Green Bay Packers safety M.D. Jennings is trying to forget that October night in 2012 when the nation was shocked by the call in the end zone on the final play of the game in Seattle between the Packers and Seahawks.
He thought he had the interception as he jumped and seemingly secured the ball before falling to the ground in a tussle with Seahawks receiver Golden Tate.
We all know what happened. One referee signaled the ball dead, the other signaled touchdown.
The touchdown call ruled the night and signaled the end to a several-month long lockout by the NFL of the “real” referees. The call turned the league upside down and probably will go down in history as one of those, like the tuck rule, that will never be understood – no matter which side of the aisle you find yourself.
The Packers play the Seahawks again this Friday night, this time in a preseason game that has no ramifications in the standings nor any impact on rules or who enforces them.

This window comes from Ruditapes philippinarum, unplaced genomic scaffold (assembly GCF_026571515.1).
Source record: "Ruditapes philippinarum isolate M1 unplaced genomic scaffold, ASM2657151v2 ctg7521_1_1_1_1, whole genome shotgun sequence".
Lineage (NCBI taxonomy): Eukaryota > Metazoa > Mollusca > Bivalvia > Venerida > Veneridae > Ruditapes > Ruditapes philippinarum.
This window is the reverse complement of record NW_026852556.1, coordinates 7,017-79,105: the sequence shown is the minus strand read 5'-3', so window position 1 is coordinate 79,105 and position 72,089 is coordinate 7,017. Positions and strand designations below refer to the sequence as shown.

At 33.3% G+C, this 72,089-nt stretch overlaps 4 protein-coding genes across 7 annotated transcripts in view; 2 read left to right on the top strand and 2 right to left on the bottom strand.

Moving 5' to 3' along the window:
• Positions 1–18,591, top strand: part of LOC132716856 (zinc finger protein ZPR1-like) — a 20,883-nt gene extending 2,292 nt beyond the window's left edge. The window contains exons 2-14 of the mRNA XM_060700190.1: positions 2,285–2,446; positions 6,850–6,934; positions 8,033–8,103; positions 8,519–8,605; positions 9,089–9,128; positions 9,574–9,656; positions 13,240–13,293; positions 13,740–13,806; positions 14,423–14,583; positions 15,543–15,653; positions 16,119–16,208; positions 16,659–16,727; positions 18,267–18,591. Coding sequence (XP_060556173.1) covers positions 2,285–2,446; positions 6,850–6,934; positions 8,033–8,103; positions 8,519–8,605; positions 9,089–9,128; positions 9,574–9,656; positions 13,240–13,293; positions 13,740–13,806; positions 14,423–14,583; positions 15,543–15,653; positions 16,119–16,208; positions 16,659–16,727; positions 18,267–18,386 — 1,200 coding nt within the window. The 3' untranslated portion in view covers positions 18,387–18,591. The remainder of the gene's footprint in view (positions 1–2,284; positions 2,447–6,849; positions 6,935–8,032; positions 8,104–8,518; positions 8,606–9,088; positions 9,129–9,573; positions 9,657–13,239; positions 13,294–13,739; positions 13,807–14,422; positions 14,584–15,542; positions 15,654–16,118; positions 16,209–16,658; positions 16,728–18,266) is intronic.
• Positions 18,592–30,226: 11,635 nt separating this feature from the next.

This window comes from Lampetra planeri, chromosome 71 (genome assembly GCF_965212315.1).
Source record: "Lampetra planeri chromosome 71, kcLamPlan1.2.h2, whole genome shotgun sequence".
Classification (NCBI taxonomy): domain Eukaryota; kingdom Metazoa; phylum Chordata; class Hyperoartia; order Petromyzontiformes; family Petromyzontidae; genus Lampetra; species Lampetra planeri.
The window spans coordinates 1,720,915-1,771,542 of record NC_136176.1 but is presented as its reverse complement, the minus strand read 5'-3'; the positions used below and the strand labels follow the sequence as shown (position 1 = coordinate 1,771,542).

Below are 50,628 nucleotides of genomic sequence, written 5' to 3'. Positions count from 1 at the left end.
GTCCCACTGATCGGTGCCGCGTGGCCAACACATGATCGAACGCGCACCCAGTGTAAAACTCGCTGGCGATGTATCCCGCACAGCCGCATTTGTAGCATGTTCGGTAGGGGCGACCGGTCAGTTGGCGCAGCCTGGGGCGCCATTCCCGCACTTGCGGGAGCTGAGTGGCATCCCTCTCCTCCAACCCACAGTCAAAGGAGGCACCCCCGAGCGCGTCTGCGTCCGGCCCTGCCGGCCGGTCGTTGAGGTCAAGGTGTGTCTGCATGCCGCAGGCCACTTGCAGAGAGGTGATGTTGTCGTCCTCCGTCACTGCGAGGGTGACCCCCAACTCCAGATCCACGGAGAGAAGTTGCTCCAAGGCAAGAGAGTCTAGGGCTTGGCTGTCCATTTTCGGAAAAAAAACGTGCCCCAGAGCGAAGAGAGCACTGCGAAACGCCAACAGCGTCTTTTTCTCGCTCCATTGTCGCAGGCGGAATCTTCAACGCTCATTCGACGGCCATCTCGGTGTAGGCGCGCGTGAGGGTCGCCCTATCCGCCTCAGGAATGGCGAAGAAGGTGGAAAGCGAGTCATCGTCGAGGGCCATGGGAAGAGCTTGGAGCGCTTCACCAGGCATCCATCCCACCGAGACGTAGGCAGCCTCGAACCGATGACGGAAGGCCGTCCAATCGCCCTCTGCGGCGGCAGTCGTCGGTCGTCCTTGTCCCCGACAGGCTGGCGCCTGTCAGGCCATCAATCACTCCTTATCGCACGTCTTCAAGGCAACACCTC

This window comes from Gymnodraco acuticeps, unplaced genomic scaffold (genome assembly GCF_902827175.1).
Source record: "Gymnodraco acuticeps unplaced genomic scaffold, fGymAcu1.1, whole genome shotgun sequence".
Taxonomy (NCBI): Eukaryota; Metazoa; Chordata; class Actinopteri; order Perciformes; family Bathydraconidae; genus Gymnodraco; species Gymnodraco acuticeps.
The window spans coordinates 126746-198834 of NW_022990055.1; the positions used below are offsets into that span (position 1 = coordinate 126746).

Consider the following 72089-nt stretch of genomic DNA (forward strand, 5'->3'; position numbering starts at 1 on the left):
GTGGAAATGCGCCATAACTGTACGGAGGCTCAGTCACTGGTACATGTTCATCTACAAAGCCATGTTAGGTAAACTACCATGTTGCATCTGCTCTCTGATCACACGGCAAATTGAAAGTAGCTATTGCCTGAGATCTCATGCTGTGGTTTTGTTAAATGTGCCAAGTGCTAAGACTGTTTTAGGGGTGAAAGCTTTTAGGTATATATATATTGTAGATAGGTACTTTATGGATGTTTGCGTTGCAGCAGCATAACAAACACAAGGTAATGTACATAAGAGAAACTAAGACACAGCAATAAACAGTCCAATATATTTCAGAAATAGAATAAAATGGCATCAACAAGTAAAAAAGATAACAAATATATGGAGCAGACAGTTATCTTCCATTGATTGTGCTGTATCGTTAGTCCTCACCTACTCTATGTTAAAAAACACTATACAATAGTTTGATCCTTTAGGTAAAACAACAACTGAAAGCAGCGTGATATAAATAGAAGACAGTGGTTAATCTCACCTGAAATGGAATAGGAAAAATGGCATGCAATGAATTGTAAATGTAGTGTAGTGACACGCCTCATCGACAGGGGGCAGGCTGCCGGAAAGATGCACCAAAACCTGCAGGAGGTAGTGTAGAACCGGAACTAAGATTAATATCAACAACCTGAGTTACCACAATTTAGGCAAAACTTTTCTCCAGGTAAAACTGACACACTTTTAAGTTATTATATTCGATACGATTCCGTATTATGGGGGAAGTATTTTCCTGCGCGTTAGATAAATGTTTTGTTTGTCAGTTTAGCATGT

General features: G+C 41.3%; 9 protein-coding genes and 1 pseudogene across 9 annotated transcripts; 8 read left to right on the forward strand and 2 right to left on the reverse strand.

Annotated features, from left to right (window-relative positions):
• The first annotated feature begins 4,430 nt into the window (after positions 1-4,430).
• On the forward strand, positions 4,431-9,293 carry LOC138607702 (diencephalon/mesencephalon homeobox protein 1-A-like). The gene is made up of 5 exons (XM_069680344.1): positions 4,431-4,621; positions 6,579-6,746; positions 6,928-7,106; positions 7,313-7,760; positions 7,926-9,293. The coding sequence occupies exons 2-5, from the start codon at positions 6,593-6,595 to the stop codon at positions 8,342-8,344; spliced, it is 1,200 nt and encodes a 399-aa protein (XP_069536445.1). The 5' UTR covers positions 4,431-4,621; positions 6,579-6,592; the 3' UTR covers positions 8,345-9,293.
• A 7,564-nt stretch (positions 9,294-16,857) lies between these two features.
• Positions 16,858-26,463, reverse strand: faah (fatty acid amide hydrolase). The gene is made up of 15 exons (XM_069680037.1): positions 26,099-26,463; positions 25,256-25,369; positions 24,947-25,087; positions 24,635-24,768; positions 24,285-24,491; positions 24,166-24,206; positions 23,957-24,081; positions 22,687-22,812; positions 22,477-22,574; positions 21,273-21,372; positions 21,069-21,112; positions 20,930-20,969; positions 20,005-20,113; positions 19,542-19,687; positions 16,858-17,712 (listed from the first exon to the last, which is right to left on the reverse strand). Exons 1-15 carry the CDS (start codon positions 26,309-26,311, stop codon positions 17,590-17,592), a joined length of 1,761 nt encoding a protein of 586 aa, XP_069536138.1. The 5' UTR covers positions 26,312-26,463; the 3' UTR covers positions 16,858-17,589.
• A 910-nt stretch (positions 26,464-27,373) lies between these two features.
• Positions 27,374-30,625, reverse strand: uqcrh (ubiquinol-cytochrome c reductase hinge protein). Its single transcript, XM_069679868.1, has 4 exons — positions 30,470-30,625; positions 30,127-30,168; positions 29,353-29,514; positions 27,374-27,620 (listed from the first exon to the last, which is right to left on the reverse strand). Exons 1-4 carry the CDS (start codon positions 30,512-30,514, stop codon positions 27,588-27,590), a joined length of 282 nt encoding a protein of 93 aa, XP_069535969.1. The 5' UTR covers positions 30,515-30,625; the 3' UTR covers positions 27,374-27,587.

This game means nothing.
And because of that, Packers fans, put the signs away, forget about the “Fail Mary” and move on. Friday night’s game will impact only those players on the bubble of making both teams’ rosters.
By this time next week, several of these and others may already be gone. By Aug. 28, 15 players have to be gone as the league-wide cutdown from 90 to 75 players on the roster must be made. Over the course of the final 10 days of training camp teams will have to eventually get down to the 53-man roster. Tough cuts for every team will be made. Players will be trying their hardest to impress coaches.
The furthest thing from Packers players memories will be the “Fail Mary.”
So, too, it should be forgotten by Packers fans. What’s done is done. We can’t change it. We shouldn’t want to try to change it.
The only thing we as fans can do now is forge a new future. It’s the start of a new campaign and it’s time to charge ahead toward a championship. That goal starts once again this weekend as the Packers have an important test run against the read-option – an offensive scheme the team will face several times in the coming season and a scheme that ended their dreams last year.
More important than the “Fail Mary” is the need to figure out ways to stop that scheme. Their game this Friday is the first attempt in 2013.
So, forget the “Fail Mary.” Concentrate on what we can do today. That’s what can be controlled – not a distant call that makes no difference today.
Stay tuned …